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Advocates Push for Devoted Forest Park Precinct After Sexual Assaults

By Ewa Kern-Jedrychowska | September 3, 2013 3:24pm
 Residents and elected officials say the park has many safety issues.
Following Sexual Assaults, Advocates Push for Precinct in Forest Park
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QUEENS — In the wake of two sexual attacks on joggers within the past five months in Forest Park, local advocates and elected officials want the city to create a new precinct devoted solely to the park, similar to the one in Central Park.

Proponents said the spate of attacks merits a precinct that will exclusively monitor the 550-acre greenspace. A 23-year-old jogger was Tasered and sexually assaulted in the park in March, and a 69-year-old woman was raped in the park last Monday near Forest Park Drive and Myrtle Avenue.

“It doesn’t have to be a big precinct,” said Ed Wendell, president of the Woodhaven Residents' Block Association. “But that would guarantee police presence there and it would make the park a lot safer.”

Although the description of the attackers in both incidents is similar — both are men described as being about 5-foot-9 and approximately 35-years-old — the sketches appeared to be of two different men, cops said.

Following the first incident, police created a special two-officer police unit to patrol the park on a daily basis from approximately 9:30 a.m. to 6 p.m.

Councilwoman Elizabeth Crowley, who represents Ridgewood, Middle Village, Glendale and Woodhaven, and who jogs in the park, said “a dedicated precinct for the park is an idea that is worth exploring.”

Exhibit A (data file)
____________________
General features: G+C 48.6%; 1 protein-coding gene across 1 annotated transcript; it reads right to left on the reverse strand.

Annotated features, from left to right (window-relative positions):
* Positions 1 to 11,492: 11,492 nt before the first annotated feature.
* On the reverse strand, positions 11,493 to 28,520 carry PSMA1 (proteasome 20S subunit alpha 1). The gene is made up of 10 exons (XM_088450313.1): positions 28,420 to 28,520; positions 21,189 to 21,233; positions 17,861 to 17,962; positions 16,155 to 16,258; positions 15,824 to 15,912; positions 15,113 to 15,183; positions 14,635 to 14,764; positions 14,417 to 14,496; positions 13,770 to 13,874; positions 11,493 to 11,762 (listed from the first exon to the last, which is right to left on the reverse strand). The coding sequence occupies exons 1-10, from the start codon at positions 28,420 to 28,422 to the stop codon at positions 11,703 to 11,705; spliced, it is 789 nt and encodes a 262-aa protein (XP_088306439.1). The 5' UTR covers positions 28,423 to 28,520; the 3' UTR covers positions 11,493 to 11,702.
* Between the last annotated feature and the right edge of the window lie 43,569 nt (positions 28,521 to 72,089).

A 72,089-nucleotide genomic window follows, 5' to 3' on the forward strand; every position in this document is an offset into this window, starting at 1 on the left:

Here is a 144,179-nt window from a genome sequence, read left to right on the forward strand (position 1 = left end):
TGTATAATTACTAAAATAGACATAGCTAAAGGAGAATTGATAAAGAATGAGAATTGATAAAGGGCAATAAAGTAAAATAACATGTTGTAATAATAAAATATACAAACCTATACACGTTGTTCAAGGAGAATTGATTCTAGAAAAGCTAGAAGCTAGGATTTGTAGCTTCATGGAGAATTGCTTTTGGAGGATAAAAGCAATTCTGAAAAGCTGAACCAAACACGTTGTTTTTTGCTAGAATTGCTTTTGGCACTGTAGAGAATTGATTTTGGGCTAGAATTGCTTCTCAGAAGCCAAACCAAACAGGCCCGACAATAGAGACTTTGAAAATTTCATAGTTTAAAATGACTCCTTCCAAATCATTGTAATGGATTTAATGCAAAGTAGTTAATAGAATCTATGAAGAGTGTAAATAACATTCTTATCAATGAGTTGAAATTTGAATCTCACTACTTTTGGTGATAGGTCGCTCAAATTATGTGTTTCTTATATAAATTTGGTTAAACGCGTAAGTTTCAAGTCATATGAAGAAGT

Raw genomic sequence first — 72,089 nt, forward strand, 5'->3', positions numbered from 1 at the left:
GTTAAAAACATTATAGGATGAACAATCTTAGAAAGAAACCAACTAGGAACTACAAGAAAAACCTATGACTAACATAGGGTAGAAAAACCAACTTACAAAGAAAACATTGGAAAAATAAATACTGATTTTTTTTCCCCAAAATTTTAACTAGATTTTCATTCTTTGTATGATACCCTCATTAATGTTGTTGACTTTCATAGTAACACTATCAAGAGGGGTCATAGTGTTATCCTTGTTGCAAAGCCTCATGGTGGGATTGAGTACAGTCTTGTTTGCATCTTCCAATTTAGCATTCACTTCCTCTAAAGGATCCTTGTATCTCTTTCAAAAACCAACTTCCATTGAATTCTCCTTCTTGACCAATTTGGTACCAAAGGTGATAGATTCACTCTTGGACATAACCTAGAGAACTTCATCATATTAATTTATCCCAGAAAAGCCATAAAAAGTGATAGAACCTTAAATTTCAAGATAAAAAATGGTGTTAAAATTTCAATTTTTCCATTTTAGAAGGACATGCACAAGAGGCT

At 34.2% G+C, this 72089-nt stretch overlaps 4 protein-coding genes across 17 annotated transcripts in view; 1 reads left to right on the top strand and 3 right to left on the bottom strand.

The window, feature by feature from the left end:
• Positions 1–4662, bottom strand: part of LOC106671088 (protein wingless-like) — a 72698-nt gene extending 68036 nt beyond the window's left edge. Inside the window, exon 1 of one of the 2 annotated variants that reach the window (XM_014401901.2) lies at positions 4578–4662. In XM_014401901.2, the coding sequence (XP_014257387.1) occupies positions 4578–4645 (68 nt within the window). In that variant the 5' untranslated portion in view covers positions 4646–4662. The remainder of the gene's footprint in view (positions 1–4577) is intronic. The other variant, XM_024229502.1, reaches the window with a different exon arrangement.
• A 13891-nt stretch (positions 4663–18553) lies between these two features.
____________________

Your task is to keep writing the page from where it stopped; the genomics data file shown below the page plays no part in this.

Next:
In April, she also wrote a letter to Commissioner Raymond Kelly asking him to restore a mounted police unit to the area “with the option of it being stationed in Forest Park.”

The mounted unit was removed more than a decade ago, said Crowley, who is also urging joggers to run in the park with partners and stay on main roads.

Community Board 9 District Manager Mary Ann Carey said she has been advocating for a separate police precinct for the park for 10 years. About a decade ago, she said, the community board had voted in favor of it, but there were no funds for the project.

She said the community board is also advocating to restore the mounted police patrols.

Carey noted that creating a new precinct within the park would require lobbying from residents, local civic associations and community boards. The project would also take years to complete, she said.

“You can’t just stick a cop in the middle of the park,” she said. “It’s a lot of planning.”

The NYPD did not immediately respond to an email seeking comment on the request for an additional precinct.

Critics said that the park struggles with a number of safety issues, such as lack of lighting in the early hours of the day along its main roads, including Myrtle Avenue.

“There is a good number of people who are out jogging, walking their dogs around that time and all the lights are out,” said Wendell, who said early-morning joggers have to run with flashlights at Victory Field, near Myrtle Avenue and Woodhaven Boulevard.

A spokesman for the Department of Transportation said in an email that the outage at Myrtle Ave. and Woodhaven Blvd. near Victory Field "appears to have been caused by vandalism" and that "the agency is currently working with the Parks Department here and will also discuss potential enforcement with the NYPD."